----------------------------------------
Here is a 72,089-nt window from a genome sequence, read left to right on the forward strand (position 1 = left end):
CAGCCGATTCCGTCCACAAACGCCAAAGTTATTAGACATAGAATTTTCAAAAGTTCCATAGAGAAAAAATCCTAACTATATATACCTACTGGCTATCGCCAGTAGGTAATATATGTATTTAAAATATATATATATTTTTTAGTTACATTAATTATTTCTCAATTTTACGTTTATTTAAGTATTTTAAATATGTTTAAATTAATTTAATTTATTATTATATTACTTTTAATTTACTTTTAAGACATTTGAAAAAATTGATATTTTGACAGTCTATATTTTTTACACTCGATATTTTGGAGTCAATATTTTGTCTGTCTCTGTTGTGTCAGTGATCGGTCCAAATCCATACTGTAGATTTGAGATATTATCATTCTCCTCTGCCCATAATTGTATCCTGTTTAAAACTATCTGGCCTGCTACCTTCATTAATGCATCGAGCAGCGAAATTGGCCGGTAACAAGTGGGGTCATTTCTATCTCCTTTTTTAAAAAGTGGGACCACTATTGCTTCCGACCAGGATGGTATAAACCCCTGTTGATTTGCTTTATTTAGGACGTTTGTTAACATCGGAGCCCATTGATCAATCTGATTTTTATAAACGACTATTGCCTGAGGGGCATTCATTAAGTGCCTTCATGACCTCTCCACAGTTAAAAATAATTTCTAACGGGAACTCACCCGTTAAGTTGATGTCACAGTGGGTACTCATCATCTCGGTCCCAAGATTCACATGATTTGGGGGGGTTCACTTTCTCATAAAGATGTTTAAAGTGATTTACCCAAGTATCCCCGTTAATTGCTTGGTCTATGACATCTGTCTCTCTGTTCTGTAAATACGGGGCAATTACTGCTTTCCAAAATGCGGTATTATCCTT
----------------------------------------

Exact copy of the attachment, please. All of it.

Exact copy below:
Here is a 72,089-nt window from a genome sequence, read left to right on the forward strand (position 1 = left end):
CAGCCGATTCCGTCCACAAACGCCAAAGTTATTAGACATAGAATTTTCAAAAGTTCCATAGAGAAAAAATCCTAACTATATATACCTACTGGCTATCGCCAGTAGGTAATATATGTATTTAAAATATATATATATTTTTTAGTTACATTAATTATTTCTCAATTTTACGTTTATTTAAGTATTTTAAATATGTTTAAATTAATTTAATTTATTATTATATTACTTTTAATTTACTTTTAAGACATTTGAAAAAATTGATATTTTGACAGTCTATATTTTTTACACTCGATATTTTGGAGTCAATATTTTGTCTGTCTCTGTTGTGTCAGTGATCGGTCCAAATCCATACTGTAGATTTGAGATATTATCATTCTCCTCTGCCCATAATTGTATCCTGTTTAAAACTATCTGGCCTGCTACCTTCATTAATGCATCGAGCAGCGAAATTGGCCGGTAACAAGTGGGGTCATTTCTATCTCCTTTTTTAAAAAGTGGGACCACTATTGCTTCCGACCAGGATGGTATAAACCCCTGTTGATTTGCTTTATTTAGGACGTTTGTTAACATCGGAGCCCATTGATCAATCTGATTTTTATAAACGACTATTGCCTGAGGGGCATTCATTAAGTGCCTTCATGACCTCTCCACAGTTAAAAATAATTTCTAACGGGAACTCACCCGTTAAGTTGATGTCACAGTGGGTACTCATCATCTCGGTCCCAAGATTCACATGATTTGGGGGGGTTCACTTTCTCATAAAGATGTTTAAAGTGATTTACCCAAGTATCCCCGTTAATTGCTTGGTCTATGACATCTGTCTCTCTGTTCTGTAAATACGGGGCAATTACTGCTTTCCAAAATGCGGTATTATCCTT